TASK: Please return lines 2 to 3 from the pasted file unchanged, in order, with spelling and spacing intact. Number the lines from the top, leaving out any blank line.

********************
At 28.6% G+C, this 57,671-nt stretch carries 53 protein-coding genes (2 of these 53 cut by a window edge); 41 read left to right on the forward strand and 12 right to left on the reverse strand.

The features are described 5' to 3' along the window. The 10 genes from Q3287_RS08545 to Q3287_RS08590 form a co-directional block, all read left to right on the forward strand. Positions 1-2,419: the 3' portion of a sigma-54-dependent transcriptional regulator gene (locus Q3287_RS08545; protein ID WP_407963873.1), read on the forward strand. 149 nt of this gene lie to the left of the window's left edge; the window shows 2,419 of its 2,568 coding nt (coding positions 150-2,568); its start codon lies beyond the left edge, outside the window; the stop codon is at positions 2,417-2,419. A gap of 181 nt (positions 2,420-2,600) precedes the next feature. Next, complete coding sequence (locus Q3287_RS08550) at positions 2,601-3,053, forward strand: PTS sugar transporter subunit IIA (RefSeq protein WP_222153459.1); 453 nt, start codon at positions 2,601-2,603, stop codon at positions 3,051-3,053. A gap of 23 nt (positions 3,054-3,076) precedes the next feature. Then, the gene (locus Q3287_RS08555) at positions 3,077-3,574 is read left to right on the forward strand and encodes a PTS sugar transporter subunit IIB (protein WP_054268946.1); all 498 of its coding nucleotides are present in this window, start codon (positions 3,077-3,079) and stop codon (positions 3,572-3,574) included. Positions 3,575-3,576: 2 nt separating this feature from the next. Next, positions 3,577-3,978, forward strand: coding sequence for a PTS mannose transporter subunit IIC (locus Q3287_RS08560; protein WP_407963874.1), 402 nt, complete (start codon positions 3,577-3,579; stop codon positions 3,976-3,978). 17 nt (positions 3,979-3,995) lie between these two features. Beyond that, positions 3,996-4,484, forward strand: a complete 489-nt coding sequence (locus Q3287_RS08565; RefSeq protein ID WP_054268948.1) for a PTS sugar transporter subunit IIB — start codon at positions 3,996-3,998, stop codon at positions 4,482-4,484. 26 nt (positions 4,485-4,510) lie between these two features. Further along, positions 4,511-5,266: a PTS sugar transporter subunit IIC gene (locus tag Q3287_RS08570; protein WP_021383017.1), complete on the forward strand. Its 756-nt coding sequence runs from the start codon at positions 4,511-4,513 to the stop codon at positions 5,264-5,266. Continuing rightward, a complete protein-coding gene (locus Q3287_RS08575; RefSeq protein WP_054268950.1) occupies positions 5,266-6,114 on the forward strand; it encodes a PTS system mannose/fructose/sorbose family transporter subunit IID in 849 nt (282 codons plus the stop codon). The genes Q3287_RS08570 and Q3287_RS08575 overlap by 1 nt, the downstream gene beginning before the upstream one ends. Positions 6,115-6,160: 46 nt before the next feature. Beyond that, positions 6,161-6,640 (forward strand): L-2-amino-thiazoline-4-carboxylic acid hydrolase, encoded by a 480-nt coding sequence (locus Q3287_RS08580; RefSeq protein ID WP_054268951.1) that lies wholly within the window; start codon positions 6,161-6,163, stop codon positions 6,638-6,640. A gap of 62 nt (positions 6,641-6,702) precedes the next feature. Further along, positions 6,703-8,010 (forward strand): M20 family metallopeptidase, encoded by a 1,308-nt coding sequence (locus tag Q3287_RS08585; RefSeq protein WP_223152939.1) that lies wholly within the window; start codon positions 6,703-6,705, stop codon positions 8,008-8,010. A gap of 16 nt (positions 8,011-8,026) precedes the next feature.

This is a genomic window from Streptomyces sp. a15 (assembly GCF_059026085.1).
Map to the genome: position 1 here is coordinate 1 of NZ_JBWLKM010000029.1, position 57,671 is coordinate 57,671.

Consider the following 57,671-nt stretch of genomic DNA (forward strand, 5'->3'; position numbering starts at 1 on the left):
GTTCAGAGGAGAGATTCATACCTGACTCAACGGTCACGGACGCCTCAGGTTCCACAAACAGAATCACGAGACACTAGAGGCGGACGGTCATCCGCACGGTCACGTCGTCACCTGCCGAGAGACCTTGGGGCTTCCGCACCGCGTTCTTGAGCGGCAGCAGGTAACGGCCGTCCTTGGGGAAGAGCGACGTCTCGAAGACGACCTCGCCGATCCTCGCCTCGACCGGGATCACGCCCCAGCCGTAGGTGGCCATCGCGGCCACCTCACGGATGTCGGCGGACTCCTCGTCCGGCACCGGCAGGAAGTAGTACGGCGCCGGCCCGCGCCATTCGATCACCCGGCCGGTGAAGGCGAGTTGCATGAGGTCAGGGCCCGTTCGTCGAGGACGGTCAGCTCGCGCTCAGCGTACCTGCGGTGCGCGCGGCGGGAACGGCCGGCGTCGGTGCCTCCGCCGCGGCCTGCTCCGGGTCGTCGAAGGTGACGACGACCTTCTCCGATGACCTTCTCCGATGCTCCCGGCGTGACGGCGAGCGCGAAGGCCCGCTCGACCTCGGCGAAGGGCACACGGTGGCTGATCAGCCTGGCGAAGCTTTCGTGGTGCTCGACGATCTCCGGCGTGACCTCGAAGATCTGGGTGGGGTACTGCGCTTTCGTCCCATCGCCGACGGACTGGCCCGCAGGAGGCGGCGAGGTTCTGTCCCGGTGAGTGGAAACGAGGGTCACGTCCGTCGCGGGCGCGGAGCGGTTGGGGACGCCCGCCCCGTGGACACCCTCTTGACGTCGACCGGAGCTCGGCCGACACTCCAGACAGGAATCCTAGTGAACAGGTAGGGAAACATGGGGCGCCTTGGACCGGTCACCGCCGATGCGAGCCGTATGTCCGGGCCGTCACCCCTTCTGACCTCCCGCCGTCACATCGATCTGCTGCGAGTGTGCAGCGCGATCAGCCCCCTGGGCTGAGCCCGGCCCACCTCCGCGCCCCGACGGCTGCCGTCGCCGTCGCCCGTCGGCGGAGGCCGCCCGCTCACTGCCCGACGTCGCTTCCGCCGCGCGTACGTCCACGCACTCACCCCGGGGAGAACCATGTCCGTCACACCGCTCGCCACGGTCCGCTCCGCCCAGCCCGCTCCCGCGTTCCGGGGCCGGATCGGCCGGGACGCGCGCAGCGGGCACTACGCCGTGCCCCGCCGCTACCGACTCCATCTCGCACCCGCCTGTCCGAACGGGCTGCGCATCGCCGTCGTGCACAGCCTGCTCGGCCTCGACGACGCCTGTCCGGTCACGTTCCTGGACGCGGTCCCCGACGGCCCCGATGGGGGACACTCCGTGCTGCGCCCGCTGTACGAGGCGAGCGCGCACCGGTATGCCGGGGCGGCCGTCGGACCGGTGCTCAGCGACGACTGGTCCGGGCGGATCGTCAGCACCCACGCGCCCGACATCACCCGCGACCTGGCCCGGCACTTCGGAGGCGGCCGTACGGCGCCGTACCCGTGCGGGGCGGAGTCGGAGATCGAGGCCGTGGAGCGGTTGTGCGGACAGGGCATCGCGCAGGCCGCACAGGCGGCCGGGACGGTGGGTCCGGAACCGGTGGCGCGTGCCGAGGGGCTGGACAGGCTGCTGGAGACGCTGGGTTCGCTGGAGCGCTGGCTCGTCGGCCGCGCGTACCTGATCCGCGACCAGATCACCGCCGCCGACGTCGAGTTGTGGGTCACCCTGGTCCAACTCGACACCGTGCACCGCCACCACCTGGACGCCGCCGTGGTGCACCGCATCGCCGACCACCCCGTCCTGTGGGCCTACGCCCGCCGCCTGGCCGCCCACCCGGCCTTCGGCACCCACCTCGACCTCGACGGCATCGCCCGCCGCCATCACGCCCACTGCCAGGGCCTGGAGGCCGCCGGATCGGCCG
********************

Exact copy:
The features are described 5' to 3' along the window. The 10 genes from Q3287_RS08545 to Q3287_RS08590 form a co-directional block, all read left to right on the forward strand. Positions 1-2,419: the 3' portion of a sigma-54-dependent transcriptional regulator gene (locus Q3287_RS08545; protein ID WP_407963873.1), read on the forward strand. 149 nt of this gene lie to the left of the window's left edge; the window shows 2,419 of its 2,568 coding nt (coding positions 150-2,568); its start codon lies beyond the left edge, outside the window; the stop codon is at positions 2,417-2,419. A gap of 181 nt (positions 2,420-2,600) precedes the next feature. Next, complete coding sequence (locus Q3287_RS08550) at positions 2,601-3,053, forward strand: PTS sugar transporter subunit IIA (RefSeq protein WP_222153459.1); 453 nt, start codon at positions 2,601-2,603, stop codon at positions 3,051-3,053. A gap of 23 nt (positions 3,054-3,076) precedes the next feature. Then, the gene (locus Q3287_RS08555) at positions 3,077-3,574 is read left to right on the forward strand and encodes a PTS sugar transporter subunit IIB (protein WP_054268946.1); all 498 of its coding nucleotides are present in this window, start codon (positions 3,077-3,079) and stop codon (positions 3,572-3,574) included. Positions 3,575-3,576: 2 nt separating this feature from the next. Next, positions 3,577-3,978, forward strand: coding sequence for a PTS mannose transporter subunit IIC (locus Q3287_RS08560; protein WP_407963874.1), 402 nt, complete (start codon positions 3,577-3,579; stop codon positions 3,976-3,978). 17 nt (positions 3,979-3,995) lie between these two features. Beyond that, positions 3,996-4,484, forward strand: a complete 489-nt coding sequence (locus Q3287_RS08565; RefSeq protein ID WP_054268948.1) for a PTS sugar transporter subunit IIB — start codon at positions 3,996-3,998, stop codon at positions 4,482-4,484. 26 nt (positions 4,485-4,510) lie between these two features. Further along, positions 4,511-5,266: a PTS sugar transporter subunit IIC gene (locus tag Q3287_RS08570; protein WP_021383017.1), complete on the forward strand. Its 756-nt coding sequence runs from the start codon at positions 4,511-4,513 to the stop codon at positions 5,264-5,266. Continuing rightward, a complete protein-coding gene (locus Q3287_RS08575; RefSeq protein WP_054268950.1) occupies positions 5,266-6,114 on the forward strand; it encodes a PTS system mannose/fructose/sorbose family transporter subunit IID in 849 nt (282 codons plus the stop codon). The genes Q3287_RS08570 and Q3287_RS08575 overlap by 1 nt, the downstream gene beginning before the upstream one ends. Positions 6,115-6,160: 46 nt before the next feature. Beyond that, positions 6,161-6,640 (forward strand): L-2-amino-thiazoline-4-carboxylic acid hydrolase, encoded by a 480-nt coding sequence (locus Q3287_RS08580; RefSeq protein ID WP_054268951.1) that lies wholly within the window; start codon positions 6,161-6,163, stop codon positions 6,638-6,640. A gap of 62 nt (positions 6,641-6,702) precedes the next feature. Further along, positions 6,703-8,010 (forward strand): M20 family metallopeptidase, encoded by a 1,308-nt coding sequence (locus tag Q3287_RS08585; RefSeq protein WP_223152939.1) that lies wholly within the window; start codon positions 6,703-6,705, stop codon positions 8,008-8,010. A gap of 16 nt (positions 8,011-8,026) precedes the next feature.

This is a genomic window from Streptomyces sp. a15 (assembly GCF_059026085.1).